Doremus and DDB Colombia have released a new campaign for O-I, the largest manufacturer of glass packaging in the world, touting the benefits of glass over cans and plastic.
While a campaign for glass bottles may sound like a pretty boring proposition, the agencies do a good job at keeping things entertaining. In the above spot, probably the best of the bunch, a group of friends get glass envy when they realize the shortcomings of clunking beer cans together. In other spots a man stranded on an island has poor luck sending a distress signal with a plastic bottle and a guy’s cardboard box of whiskey ruins his chances with a lady. While the spots vary in effectiveness and entertainment value they largely do a good job at showing the benefits of glass over other options in inventive ways. The ads broke online earlier this month and will extend to television in Colombia and Peru later this week. Read more
San Francisco agency Eleven has a strange new campaign for Virgin America centered around an extremely long online video.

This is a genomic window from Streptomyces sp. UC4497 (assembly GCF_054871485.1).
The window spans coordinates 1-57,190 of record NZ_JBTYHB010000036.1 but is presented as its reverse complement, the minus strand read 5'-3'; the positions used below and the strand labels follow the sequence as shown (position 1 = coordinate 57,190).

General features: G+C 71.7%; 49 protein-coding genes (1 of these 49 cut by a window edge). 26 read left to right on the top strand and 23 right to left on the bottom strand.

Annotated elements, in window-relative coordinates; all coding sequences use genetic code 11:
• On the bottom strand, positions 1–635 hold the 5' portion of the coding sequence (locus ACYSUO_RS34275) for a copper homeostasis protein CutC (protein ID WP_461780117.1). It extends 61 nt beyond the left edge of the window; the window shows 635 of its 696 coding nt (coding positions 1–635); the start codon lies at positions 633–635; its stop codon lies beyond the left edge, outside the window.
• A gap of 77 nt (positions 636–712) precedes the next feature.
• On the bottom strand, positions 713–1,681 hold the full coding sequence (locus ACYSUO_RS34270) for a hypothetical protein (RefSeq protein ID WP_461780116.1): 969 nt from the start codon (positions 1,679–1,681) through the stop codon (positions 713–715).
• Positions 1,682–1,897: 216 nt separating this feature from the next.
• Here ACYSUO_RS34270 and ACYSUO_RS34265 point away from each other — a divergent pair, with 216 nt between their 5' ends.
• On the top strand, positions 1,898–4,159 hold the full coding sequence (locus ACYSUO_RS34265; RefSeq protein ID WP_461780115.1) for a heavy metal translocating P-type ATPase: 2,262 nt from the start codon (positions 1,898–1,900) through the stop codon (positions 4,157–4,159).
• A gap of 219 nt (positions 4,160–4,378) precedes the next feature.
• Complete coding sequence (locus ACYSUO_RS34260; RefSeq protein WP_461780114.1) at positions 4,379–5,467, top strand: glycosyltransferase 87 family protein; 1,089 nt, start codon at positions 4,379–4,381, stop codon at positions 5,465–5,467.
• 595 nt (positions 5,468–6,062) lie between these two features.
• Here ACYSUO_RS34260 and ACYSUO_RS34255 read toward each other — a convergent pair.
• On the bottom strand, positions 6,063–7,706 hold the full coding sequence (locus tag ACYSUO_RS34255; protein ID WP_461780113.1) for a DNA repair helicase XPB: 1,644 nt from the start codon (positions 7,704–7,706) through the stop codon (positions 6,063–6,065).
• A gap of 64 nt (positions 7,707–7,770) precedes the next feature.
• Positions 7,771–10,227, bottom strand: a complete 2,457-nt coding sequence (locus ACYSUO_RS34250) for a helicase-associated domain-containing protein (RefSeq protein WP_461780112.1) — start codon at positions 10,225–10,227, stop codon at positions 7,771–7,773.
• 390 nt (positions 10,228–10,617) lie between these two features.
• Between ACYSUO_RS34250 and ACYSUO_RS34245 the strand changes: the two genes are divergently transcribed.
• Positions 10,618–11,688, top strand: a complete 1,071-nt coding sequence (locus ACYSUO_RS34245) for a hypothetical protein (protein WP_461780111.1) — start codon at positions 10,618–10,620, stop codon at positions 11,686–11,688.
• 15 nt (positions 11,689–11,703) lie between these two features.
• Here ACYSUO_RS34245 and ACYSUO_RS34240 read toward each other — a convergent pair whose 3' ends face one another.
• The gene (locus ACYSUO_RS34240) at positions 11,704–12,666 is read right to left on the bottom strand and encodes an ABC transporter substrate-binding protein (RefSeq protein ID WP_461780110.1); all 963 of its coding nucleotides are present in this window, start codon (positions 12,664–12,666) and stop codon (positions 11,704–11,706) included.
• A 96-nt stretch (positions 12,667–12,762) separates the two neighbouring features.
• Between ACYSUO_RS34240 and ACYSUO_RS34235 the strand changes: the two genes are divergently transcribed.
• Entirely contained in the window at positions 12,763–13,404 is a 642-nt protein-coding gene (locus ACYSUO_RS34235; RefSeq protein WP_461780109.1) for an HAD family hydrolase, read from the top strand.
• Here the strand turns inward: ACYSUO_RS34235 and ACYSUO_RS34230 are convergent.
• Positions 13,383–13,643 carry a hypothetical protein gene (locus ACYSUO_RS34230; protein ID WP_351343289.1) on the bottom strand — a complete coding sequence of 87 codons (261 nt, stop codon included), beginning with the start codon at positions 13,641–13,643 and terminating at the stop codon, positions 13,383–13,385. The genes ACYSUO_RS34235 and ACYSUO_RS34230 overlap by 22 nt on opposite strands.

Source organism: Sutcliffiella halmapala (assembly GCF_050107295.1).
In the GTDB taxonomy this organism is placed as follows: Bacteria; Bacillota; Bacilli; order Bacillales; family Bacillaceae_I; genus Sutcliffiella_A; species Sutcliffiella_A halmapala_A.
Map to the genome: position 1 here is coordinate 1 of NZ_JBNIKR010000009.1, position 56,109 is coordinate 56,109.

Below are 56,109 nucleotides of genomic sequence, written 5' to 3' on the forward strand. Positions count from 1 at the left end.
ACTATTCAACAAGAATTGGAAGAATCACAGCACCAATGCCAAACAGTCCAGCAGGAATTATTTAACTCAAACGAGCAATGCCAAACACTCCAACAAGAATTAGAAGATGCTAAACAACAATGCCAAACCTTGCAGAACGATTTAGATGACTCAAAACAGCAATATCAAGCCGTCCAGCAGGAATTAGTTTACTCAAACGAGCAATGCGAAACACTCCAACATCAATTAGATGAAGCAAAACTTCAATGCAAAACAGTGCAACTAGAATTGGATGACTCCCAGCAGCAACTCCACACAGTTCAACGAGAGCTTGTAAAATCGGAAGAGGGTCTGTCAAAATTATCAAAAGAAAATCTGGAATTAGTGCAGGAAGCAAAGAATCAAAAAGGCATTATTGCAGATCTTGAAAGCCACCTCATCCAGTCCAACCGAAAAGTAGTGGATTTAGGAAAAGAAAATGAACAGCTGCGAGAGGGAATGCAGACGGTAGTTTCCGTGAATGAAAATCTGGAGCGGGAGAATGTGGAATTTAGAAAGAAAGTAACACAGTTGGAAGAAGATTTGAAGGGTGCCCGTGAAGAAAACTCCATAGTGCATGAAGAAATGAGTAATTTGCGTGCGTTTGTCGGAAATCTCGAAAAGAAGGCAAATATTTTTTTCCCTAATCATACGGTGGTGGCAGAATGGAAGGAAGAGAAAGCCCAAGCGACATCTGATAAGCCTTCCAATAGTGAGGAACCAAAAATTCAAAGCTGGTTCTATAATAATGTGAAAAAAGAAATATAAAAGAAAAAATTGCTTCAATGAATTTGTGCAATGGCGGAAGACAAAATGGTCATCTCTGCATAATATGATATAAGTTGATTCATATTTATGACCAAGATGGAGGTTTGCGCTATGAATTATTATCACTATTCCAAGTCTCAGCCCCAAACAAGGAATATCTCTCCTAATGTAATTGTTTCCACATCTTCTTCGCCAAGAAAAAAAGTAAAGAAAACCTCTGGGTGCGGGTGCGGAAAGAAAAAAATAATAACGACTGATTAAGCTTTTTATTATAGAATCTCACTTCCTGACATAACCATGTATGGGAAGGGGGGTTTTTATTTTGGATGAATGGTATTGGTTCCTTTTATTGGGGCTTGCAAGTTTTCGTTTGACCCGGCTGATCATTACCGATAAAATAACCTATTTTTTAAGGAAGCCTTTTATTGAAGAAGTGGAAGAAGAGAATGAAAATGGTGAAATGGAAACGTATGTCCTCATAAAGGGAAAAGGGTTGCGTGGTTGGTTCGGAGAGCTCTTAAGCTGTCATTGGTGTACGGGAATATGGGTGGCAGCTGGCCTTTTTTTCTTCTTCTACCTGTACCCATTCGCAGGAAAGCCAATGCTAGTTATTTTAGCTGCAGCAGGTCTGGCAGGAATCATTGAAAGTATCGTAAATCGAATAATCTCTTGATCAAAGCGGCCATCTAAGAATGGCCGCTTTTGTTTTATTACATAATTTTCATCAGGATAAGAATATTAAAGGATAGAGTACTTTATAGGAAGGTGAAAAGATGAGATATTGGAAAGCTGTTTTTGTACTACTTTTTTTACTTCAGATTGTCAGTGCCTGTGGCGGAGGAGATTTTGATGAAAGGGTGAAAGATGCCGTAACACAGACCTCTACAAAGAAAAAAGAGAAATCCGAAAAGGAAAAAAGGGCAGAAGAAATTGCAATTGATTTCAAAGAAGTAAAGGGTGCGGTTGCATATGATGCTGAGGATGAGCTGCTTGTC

The ad, entitled “Have you been flying BLAH Airlines?” depicts, in real time, a flight on the imagined rival airline from Newark to San Francisco: a five hour and forty-five minute flight. If that sounds boring, well, that’s the point. It’s also a bit strange and creepy, since the passengers are all mannequins. There are long shots of the mannequins doing absolutely nothing in their cramped seats, punctuated by occasional “action” such as a woman devouring some ribs.
“There’s a very distinct odor coming from somewhere nearby,” says a man on the flight, while the woman goes on and on about the ribs she’s eating. And that’s about as much action you can expect as you (inevitably) skip around. Still, there’s actually a kind of strange charm to the ad and its surreal humor when taken in small doses, and you kind of have to appreciate the great lengths Eleven went to to make its point.
“The passengers have no choice but to be on ‘autopilot’ to get through the tedious journey,” Virgin told Adweek. “Just trying to watch the video is downright painful—and that’s the point. If you wouldn’t sit through the entire film, why would you pay money to experience it in real life?”